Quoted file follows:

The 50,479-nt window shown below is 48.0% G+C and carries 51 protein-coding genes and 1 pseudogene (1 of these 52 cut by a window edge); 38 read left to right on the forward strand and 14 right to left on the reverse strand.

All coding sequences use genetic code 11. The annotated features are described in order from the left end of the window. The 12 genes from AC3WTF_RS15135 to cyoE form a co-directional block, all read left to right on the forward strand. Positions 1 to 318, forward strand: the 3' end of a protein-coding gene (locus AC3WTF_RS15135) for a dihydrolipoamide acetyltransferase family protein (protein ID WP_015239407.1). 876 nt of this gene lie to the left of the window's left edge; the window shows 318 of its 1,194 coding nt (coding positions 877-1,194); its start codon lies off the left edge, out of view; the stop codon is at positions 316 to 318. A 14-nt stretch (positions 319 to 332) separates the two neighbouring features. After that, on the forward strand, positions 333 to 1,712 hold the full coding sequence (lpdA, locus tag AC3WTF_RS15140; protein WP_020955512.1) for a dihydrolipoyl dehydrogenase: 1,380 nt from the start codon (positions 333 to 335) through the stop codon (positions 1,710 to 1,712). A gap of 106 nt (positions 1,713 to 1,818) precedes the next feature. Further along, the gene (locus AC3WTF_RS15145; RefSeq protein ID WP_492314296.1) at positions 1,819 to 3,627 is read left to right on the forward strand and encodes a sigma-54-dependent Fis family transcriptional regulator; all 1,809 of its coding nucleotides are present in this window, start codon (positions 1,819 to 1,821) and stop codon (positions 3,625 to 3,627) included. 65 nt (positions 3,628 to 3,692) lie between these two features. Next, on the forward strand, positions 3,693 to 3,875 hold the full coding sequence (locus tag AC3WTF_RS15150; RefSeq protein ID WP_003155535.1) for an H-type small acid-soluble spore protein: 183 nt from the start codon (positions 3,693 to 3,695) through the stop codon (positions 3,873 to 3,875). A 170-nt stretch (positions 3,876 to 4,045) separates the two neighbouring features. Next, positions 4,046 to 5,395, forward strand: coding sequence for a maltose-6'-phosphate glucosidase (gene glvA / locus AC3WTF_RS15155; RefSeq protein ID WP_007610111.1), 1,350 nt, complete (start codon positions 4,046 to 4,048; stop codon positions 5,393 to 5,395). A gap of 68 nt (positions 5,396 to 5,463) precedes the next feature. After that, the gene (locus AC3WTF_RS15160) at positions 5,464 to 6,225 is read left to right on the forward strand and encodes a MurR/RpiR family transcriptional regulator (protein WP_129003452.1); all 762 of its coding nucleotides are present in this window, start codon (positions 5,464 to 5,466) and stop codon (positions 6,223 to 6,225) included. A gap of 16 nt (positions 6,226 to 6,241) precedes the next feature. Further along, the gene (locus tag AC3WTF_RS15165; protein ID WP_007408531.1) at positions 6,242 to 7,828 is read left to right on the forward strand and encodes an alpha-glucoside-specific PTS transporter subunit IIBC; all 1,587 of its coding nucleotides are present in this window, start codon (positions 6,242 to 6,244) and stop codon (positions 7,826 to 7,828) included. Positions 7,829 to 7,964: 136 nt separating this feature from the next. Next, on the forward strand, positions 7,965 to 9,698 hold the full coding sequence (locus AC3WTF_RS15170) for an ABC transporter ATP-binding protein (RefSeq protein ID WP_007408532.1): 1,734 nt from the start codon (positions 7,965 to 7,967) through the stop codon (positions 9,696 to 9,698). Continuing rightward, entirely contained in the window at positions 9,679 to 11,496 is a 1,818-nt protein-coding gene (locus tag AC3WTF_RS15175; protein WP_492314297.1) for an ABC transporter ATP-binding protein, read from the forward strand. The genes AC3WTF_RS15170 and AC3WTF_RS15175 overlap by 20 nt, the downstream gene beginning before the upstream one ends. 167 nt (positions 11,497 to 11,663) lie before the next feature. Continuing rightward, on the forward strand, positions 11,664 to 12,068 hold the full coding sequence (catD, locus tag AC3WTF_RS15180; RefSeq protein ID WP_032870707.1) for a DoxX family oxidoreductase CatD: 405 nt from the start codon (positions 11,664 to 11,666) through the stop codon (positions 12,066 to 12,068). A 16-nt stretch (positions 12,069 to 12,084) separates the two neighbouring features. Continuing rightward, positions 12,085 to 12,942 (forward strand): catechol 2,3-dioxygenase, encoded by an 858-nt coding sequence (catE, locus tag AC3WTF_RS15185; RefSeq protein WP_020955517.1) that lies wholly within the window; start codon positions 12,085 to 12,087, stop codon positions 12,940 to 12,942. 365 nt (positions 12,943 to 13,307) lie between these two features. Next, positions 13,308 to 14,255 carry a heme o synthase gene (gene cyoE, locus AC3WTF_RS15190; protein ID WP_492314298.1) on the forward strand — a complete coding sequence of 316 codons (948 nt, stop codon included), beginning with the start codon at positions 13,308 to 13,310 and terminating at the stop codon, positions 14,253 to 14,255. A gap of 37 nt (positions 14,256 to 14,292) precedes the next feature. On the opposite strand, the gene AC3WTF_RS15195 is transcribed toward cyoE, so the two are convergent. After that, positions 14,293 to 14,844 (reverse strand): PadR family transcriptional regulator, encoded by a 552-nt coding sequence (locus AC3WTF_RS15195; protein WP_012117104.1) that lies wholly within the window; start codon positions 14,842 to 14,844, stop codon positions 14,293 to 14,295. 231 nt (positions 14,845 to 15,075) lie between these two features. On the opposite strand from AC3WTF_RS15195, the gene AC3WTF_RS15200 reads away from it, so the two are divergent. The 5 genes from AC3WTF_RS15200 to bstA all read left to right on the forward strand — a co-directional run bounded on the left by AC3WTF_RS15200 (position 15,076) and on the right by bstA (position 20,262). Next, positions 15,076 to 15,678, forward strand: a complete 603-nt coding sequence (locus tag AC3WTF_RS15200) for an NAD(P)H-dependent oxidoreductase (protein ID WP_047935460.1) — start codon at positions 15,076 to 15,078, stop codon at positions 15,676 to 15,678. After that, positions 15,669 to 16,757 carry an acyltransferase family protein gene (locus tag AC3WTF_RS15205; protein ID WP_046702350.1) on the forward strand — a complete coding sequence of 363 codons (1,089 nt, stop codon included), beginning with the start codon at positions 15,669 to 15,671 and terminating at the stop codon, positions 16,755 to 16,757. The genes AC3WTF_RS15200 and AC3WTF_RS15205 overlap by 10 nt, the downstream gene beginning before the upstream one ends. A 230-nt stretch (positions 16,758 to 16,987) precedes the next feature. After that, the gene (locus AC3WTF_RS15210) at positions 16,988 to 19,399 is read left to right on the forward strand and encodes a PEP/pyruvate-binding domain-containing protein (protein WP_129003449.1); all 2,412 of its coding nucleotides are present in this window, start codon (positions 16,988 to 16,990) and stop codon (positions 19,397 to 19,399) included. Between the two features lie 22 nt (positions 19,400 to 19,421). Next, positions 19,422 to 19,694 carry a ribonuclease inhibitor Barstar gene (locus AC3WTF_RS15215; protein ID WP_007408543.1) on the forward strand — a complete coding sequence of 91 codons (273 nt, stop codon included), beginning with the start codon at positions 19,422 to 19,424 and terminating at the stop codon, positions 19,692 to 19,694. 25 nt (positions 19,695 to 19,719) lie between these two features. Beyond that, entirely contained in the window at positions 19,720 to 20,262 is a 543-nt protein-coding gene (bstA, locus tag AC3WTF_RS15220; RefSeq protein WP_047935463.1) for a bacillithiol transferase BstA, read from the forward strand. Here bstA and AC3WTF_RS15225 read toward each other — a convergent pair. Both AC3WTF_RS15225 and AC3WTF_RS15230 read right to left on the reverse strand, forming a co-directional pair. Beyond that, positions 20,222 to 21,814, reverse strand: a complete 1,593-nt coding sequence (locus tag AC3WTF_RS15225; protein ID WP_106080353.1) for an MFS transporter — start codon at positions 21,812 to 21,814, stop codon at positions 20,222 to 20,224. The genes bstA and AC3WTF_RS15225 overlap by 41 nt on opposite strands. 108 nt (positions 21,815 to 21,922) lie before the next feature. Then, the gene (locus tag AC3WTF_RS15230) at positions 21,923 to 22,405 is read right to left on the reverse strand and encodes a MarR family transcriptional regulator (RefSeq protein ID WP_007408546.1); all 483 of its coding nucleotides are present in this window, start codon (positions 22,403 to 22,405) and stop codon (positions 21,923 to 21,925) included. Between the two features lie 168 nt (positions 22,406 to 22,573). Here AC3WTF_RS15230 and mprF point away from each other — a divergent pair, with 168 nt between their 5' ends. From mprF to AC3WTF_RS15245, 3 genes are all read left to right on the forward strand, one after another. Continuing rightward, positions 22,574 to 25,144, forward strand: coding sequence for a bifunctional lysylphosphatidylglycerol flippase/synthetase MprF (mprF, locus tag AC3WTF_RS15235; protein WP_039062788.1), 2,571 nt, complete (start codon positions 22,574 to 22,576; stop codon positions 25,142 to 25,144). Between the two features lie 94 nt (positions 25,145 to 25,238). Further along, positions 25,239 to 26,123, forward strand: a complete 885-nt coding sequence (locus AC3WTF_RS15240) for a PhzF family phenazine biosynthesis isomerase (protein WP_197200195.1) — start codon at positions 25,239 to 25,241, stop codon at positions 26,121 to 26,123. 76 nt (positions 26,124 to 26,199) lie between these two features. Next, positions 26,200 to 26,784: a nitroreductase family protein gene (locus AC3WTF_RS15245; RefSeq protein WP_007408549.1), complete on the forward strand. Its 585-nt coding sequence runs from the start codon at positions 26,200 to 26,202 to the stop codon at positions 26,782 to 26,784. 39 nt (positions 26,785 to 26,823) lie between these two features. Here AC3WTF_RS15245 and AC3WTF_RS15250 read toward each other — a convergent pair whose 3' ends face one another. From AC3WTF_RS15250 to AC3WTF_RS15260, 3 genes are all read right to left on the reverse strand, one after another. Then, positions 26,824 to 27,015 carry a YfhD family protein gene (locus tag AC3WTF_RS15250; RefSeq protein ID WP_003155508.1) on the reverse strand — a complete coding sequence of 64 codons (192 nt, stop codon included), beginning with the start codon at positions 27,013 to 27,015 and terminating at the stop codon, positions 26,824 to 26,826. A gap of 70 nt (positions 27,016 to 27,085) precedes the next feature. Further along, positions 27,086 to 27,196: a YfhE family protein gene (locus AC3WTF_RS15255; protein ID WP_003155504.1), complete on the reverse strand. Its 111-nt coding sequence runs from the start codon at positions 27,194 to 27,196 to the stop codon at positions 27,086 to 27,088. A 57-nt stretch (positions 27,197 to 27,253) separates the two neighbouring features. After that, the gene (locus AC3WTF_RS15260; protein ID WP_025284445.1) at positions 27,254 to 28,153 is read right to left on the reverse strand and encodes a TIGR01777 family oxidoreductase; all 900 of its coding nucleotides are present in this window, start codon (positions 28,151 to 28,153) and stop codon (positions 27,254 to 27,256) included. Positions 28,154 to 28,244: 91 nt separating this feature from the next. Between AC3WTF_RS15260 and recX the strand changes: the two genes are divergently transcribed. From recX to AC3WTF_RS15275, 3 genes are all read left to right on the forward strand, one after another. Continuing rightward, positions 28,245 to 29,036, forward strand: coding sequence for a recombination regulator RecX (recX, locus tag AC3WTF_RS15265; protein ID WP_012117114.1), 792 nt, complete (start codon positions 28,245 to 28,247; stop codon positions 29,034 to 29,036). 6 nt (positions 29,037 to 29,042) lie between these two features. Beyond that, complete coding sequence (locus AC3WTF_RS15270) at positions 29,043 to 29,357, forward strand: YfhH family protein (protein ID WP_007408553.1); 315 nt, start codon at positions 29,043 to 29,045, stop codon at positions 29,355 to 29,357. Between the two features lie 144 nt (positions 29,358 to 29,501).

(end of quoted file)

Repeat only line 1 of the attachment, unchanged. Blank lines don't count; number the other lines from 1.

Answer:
The 50,479-nt window shown below is 48.0% G+C and carries 51 protein-coding genes and 1 pseudogene (1 of these 52 cut by a window edge); 38 read left to right on the forward strand and 14 right to left on the reverse strand.